Introduction to Learning objects (LOs)
A Learning Object Repository (LOR) refers to storing content/assets/resources as well as their metadata record. These Learning Objects can be used to:
- introduce a new concept or idea
- give students practice with something they are learning
- give students a new experience of a familiar idea
- pose problems for students to solve
- provide a backup resource
- give students practice at something they are having difficulty with
- provide students with a variety of experiences in a learning sequence
- assess student knowledge / understanding
The Learning Object are usually in the form of a PDF or Word file that contains some information which can be used by different audiences for different purposes. It can be updated, reworded and used for different literacy levels. The use of such learning object is determined by the learning experience it is designed for.
One of the challenging aspects of teaching a programming course is how to provide the right information in the right context at the right time to the right person. Through this paper, we have tried to describe a new approach to a content creation and delivery mechanism for a programming course. This approach is based on the concept of creating a large repository of learning objects, each of which consists of the core material, code examples, supplementary notes, and review questions
Categories of tools for the Learning Object lifecycle
In India, teacher communities have shown remarkable interest in using these learning objects in teaching-learning activities. This has led to the creation of numerous tools to manage the different identifiable phases of LO lifecycle. According to the report on Free and Open Source Software (FOSS) for Open Educational Resources, the tools available to manage the elaboration of LOs can be divided into: authoring tools, tools to implement learning technology standards, learning object repositories, learning management systems and collaborative environments for sharing LOs. These tools are used respectively in the phases of production, description in conformity to standards, searching, fruition and sharing of LOs.
It is important to note that generally each category of tools covers only one aspect of the LO lifecycle. For example, authoring tools are closely related to the production phase. There are several types of media that can be produced (e.g. text, audio, video, animations, and so on), and typically each tool handles only a few types and produces digital objects in a proprietary format. It should be noted that most of the tools belonging to this category are not specifically designed to develop LOs. In the past, they could support the production of generic multimedia content, while now, they have been modified by adding some functionalities to transform multimedia contents to SCORM compliant contents. Tools for supporting the management of learning technology standards are developed with the aim of facilitating the enhancement of the descriptions of LOs.
So, they comply with the main standards adopted in the field of education. Generally, these tools are used only by experts having appropriate technical background to manage standards correctly.
Specifically, these tools are used for the operations of improving LO descriptions by means of metadata (for example using IEEE LOM) or supplying the necessary information for packaging and delivering LOs. Both operations are very important, because the former permits a better description of the resources and a more refined search, while the latter makes the resources usable by the numerous SCORM compliant learning environments and thus, guarantees the interoperability at LMS level.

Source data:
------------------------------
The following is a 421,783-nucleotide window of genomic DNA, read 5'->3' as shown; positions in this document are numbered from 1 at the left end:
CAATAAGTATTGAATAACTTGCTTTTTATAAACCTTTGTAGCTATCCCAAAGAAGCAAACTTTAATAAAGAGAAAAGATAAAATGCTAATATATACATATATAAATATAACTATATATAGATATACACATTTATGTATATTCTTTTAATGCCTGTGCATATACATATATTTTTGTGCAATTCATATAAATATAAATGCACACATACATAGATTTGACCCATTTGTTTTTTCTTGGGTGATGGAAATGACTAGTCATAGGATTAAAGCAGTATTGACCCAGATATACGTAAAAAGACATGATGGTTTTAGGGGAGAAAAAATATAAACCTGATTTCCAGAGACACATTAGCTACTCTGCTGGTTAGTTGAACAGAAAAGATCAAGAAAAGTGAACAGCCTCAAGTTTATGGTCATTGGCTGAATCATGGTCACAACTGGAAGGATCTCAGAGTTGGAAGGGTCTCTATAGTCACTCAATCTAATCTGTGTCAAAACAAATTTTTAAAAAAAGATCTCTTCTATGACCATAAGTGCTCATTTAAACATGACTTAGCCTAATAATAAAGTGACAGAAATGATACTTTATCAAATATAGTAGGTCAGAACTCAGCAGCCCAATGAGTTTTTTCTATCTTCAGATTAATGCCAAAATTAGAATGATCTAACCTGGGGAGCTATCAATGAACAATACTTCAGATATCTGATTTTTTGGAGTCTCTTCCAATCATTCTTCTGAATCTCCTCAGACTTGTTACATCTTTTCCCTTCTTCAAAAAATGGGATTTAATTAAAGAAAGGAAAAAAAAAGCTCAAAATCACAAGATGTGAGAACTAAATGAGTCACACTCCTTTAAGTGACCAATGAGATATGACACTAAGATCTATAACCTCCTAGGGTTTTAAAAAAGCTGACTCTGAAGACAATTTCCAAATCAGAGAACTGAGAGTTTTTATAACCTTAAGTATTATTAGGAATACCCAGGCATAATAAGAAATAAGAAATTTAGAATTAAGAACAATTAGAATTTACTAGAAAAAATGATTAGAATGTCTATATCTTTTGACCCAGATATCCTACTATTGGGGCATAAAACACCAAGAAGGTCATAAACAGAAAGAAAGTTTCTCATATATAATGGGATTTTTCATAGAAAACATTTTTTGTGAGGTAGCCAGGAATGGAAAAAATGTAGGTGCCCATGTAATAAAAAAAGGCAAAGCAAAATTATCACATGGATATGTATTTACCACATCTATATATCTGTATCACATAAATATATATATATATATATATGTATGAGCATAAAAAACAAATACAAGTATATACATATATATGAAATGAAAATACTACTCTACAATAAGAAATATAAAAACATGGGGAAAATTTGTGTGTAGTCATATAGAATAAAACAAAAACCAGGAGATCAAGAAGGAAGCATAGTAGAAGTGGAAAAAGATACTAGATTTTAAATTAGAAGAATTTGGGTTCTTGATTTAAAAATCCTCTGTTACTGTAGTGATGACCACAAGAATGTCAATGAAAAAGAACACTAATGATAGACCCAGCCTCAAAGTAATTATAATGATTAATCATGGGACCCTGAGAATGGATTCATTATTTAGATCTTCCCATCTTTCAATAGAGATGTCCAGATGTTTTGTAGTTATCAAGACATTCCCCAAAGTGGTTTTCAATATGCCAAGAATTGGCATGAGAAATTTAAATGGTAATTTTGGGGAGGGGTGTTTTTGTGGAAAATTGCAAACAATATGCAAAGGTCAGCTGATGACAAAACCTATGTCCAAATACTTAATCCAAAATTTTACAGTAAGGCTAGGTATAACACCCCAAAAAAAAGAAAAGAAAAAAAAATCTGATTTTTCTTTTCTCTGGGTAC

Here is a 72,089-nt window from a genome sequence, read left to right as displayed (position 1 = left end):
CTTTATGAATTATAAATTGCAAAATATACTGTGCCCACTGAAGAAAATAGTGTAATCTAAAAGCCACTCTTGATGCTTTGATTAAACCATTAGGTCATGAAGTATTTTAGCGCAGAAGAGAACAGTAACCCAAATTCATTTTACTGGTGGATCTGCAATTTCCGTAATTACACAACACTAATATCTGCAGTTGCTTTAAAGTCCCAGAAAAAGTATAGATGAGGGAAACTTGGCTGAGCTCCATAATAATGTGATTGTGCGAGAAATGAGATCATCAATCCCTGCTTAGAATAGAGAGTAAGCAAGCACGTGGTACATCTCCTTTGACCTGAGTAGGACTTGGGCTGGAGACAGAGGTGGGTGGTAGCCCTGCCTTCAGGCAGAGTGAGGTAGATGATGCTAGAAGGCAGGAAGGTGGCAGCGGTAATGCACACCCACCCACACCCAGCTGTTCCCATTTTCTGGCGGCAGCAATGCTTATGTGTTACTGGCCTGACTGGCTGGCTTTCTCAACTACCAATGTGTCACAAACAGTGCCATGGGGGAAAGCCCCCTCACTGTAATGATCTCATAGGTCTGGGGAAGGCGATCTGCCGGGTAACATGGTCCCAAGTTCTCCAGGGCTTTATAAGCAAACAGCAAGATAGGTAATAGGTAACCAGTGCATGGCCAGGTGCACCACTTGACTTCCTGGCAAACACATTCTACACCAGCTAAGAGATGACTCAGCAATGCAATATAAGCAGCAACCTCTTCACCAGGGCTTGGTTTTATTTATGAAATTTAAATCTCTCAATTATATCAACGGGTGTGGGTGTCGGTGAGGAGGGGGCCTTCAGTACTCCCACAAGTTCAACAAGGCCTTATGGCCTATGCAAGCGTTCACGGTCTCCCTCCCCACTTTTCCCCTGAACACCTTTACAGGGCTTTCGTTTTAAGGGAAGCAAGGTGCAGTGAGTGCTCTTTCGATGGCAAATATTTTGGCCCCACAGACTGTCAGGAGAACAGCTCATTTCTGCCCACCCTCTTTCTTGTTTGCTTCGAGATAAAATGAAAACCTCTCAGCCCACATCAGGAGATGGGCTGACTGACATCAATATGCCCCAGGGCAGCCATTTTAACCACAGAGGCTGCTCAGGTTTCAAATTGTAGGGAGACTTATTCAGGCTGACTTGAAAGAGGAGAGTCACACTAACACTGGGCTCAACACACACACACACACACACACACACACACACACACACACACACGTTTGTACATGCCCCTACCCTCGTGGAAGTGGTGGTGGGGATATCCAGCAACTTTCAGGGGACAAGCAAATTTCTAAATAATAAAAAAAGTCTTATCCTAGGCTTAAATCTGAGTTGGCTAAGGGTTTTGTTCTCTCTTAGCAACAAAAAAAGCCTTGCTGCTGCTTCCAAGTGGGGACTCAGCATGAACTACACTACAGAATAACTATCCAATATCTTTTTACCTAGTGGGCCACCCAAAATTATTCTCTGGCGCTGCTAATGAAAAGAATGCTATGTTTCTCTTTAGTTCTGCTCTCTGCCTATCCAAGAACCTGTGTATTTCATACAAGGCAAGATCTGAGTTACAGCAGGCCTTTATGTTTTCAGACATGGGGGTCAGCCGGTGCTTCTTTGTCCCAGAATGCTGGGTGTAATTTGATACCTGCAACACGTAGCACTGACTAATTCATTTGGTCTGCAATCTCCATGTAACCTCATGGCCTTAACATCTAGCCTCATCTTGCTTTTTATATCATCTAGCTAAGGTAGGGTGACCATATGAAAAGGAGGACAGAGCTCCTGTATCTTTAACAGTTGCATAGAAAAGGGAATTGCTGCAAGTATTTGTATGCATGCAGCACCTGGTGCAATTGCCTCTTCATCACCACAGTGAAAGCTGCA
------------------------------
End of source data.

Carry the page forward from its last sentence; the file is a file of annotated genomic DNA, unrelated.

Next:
LORs aim to facilitate the retrieval of LOs, overcoming the limitations of a generic search engine which often provides inaccurate results. LORs can generally be divided into two categories: repositories that store LOs and their metadata descriptions, and repositories that store only the archives of meta-data associated to LOs and the references for retrieving the LOs. Besides, repositories belonging to the first category are further divided into those that follow a centralised model in which LOs are stored in a single location, and those that follow a distributed model in which information is distributed
among different connected locations. As far as the search mechanisms are concerned, there are normally
two approaches used by LORs for finding stored Los. In the first, the organisation of the content in categories is linked to a taxonomy of the topics; in the second, free searching is allowed by means of the keywords present in the content (when the format allows this) or in the metadata associated to the content.
Learning Management Systems play a key role in the delivery phase of LOs, as they provide student access to e-learning courses. At present, most of them support e-learning standards such as SCORM in order to provide teachers with the tools for the traceability of student activities during on-line learning. Collaborative environments for sharing LOs are more of a recent development and provide teachers with specific tools to support resource sharing and collaborative work
Types of learning objects
According to Wiley, there are different types of learning objects. Wiley created a taxonomy for use in instructional design, that differentiates these types of LOs. What separates each type is 'the manner in which the object to be classified exhibits certain characteristics'. These characteristics are the same across environments, no matter where the learning objects reside.
Proposed model for creating a tool for Learning Objects
The two main functions of the authoring tool are to enable tutors to: create new objects based on pedagogical patterns, and easily and quickly adapt existing learning objects.
In order to achieve the above objectives, a three tier structure is proposed, comprising Authoring tool